Fitness Design Solutions

My Pilates Story

My Pilates Story

The proof is in the Practice.

In the winter of 2006, my left knee joint was punctured in a car accident. Fortunately no one else was injured and the structure of my knee was relatively unaffected. I had around twenty stiches in my knee and my leg was wrapped with a compression bandage keeping my knee straight for two weeks while the wound healed. When the stitches came out I could lift my left leg about 2 inches off the floor in front of me and it did not bend without significant pain. Also the difference in the muscle of my left leg was visibly less than that of the right. After only TWO WEEKS. So for anyone out there that is recovering from an injury or surgery where you have not been using a limb to its full extent of use for longer than 2 weeks and working through recovery, believe me when I say I feel for you and empathize. When I left the orthopedist’s office that day I was told to do 100 seated leg lifts a day to strengthen my upper leg and come back in 2 weeks with the ability to bend that leg. I was a Pilate’s instructor I knew what to do.

During the next two weeks, I taught mat classes (many of my students acted as models for the exercises I could not demonstrate) and I worked with my private clients. While I also struggled to get dressed and drive my car back and forth to the club where I taught. At the end of each day my knee was twice the size of a normal knee, but it was slowly improving. I went back to the doctor 2 weeks later. When the doctor came in my knee was bent to 90 degrees. I could sit on the edge of the table with my lower leg hanging straight down (it hurt to do it, but I was doing it!) Progress right, not bad after two weeks?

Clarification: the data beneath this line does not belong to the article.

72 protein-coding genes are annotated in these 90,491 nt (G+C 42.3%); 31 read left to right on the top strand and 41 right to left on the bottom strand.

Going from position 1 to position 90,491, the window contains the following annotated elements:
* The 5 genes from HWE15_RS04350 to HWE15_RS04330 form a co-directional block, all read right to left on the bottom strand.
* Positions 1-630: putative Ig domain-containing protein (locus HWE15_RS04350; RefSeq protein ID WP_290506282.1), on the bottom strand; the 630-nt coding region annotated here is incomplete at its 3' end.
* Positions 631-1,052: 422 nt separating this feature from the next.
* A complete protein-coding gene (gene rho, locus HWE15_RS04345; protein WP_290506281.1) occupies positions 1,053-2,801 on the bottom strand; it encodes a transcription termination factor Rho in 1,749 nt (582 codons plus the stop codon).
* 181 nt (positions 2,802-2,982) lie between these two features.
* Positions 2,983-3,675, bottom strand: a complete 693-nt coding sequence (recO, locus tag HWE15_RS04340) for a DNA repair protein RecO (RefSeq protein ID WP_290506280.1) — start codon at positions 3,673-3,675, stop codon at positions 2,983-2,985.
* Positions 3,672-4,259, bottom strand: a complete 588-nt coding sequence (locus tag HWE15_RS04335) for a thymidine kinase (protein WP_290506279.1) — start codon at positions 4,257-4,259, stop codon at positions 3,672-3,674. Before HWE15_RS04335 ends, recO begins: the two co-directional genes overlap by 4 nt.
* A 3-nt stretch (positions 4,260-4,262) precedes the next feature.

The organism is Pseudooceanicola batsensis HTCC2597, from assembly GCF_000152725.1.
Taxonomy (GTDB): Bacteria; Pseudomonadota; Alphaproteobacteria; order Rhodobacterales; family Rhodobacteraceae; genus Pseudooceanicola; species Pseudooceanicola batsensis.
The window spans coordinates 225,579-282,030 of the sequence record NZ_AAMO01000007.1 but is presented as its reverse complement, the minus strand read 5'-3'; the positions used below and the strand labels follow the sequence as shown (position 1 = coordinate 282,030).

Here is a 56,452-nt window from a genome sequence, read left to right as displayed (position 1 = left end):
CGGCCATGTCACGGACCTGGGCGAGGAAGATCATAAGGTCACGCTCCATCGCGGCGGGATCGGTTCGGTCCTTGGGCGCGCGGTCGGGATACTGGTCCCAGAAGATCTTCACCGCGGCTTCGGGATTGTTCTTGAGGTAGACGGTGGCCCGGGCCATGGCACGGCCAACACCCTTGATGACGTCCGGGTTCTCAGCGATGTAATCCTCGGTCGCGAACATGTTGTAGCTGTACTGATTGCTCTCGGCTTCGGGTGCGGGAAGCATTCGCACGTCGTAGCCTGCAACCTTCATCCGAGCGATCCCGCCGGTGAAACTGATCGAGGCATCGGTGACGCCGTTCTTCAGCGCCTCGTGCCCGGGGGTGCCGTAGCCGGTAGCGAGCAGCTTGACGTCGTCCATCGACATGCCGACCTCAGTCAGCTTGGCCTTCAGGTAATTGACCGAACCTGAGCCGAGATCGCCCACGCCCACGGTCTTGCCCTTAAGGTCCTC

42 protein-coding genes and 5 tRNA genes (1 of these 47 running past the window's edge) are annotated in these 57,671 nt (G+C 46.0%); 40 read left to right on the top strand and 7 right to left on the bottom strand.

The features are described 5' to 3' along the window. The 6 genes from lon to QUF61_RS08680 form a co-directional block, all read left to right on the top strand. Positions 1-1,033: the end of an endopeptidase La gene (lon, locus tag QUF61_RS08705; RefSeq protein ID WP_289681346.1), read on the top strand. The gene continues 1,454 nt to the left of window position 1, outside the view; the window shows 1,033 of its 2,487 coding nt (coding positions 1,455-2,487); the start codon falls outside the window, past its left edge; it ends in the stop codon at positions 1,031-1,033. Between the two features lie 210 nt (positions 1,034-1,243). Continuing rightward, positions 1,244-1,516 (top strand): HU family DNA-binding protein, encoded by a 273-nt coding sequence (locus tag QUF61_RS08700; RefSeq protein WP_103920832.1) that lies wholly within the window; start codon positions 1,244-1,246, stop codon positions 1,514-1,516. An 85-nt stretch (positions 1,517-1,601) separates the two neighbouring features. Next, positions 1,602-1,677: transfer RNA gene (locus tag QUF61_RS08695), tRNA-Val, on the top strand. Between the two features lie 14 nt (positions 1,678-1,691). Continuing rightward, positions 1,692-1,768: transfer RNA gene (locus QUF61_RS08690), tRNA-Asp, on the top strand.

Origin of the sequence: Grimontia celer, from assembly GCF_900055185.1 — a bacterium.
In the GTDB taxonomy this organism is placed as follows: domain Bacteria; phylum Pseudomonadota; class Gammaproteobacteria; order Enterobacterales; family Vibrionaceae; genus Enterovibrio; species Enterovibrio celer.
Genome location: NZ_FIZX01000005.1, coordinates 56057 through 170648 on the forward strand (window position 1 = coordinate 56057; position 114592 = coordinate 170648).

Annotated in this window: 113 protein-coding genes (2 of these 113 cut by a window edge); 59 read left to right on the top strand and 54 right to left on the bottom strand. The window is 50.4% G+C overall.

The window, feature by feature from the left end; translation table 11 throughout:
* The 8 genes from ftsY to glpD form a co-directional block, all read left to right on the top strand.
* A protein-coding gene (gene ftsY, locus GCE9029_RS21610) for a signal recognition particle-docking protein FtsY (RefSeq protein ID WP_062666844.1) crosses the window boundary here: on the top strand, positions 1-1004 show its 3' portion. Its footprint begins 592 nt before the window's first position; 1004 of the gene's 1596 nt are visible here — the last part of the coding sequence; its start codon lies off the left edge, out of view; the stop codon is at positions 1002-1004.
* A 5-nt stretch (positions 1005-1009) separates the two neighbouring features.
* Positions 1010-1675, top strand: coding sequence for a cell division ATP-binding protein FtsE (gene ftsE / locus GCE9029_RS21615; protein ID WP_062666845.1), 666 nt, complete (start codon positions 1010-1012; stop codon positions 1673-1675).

Wrong. I got a good talking to; I was supposed to be bent to 120 degrees. I now was ordered to physical therapy and was to return in 3 weeks with a knee bending to 120 degrees. In the words of my doctor, I was not pushing to enough pain. It was going to hurt and I needed to work through it.

Big flashing note here for the reader… MY knee was structurally sound. Important point. The muscles were a bit “frozen” due to their lack of use. The Pain I experienced was muscle pain NOT joint pain. I did and still do have some nerve involvement, so my nerve pain while valid, was not an indication of doing damage to my leg or knee joint. In order to move past it, I basically had to move through it. I make this distinction, because not every injury is the same or can be managed by just muscling through. That was the express direction of my doctor and if you came to see me I would require the same doctor clearance to insure the safety and efficacy in a program. Now back to our story.

In the 3 weeks that followed I saw my chiropractor for ultrasound to break up my scar tissue and keep my knee in good alignment and I got to work on bending my knee through more pain using the Pilates apparatus available to me in my work. Please don’t get me wrong, I’m an advocate of Physical Therapy I recommend it to people post injury or with acute issues that may benefit from all the tools they have in the tool kits. Since I was getting the therapeutic ultrasound at my chiros office I did not need to seek that elsewhere and I had the ability to use the resources I used with my clients to do the rehab movement piece on my own.